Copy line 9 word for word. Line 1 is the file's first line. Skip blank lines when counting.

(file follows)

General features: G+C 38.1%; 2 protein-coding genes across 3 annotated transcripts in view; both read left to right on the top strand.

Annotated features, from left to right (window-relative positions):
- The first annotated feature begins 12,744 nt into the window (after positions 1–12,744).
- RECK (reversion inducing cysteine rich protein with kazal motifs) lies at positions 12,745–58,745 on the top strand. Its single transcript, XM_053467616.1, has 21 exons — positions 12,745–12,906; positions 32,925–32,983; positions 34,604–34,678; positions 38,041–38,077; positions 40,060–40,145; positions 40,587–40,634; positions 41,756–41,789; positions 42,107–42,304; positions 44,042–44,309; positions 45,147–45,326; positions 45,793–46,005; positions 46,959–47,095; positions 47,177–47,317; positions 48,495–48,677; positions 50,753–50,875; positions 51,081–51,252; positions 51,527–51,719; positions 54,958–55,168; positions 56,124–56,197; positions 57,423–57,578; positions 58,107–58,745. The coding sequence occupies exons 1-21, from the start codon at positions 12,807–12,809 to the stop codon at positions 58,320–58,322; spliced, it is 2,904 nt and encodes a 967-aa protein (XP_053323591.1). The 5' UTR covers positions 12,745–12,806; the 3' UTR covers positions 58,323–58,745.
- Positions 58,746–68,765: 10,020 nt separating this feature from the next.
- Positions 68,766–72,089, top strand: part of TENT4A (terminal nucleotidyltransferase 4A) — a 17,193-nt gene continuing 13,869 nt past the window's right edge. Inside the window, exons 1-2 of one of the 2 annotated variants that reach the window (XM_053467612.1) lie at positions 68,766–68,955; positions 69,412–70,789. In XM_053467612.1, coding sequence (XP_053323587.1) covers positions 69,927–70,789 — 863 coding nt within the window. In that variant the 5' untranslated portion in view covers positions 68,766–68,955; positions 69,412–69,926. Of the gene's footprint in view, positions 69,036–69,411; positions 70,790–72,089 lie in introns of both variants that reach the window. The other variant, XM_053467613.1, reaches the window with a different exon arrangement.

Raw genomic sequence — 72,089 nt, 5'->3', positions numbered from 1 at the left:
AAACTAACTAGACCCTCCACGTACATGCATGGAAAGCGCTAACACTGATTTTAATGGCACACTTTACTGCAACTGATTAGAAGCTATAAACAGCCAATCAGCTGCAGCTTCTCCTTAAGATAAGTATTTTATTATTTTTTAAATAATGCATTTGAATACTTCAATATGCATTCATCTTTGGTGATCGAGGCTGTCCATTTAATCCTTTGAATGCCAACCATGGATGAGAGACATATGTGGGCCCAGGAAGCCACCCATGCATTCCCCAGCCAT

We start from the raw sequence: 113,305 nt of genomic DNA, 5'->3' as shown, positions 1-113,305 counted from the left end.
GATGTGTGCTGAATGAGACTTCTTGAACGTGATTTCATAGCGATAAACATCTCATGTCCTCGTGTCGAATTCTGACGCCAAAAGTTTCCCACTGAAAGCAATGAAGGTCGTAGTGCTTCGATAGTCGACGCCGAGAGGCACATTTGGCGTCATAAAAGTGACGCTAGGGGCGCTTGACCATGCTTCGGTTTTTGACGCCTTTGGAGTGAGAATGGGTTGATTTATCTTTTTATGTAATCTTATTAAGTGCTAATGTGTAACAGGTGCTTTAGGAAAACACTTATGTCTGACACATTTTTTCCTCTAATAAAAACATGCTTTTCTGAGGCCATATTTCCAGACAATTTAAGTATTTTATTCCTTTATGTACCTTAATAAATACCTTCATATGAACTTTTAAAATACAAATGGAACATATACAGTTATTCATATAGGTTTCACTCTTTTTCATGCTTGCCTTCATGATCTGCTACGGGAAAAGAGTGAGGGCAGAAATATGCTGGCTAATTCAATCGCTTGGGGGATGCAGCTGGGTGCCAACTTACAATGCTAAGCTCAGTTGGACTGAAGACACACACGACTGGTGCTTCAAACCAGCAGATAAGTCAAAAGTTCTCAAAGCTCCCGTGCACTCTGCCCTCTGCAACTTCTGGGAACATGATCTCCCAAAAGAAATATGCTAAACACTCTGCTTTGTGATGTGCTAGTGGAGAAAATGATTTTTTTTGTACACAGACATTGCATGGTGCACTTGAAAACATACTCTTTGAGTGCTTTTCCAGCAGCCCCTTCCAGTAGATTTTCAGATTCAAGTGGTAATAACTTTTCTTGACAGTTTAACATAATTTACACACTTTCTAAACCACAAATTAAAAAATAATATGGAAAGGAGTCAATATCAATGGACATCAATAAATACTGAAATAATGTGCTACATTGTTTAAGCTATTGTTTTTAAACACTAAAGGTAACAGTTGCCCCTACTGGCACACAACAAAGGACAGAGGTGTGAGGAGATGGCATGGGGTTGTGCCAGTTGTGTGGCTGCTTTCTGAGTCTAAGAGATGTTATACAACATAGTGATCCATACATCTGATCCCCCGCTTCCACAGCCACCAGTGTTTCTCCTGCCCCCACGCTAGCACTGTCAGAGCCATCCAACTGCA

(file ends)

We start from the raw sequence: 113,305 nt of genomic DNA, 5'->3' as shown, positions 1-113,305 counted from the left end.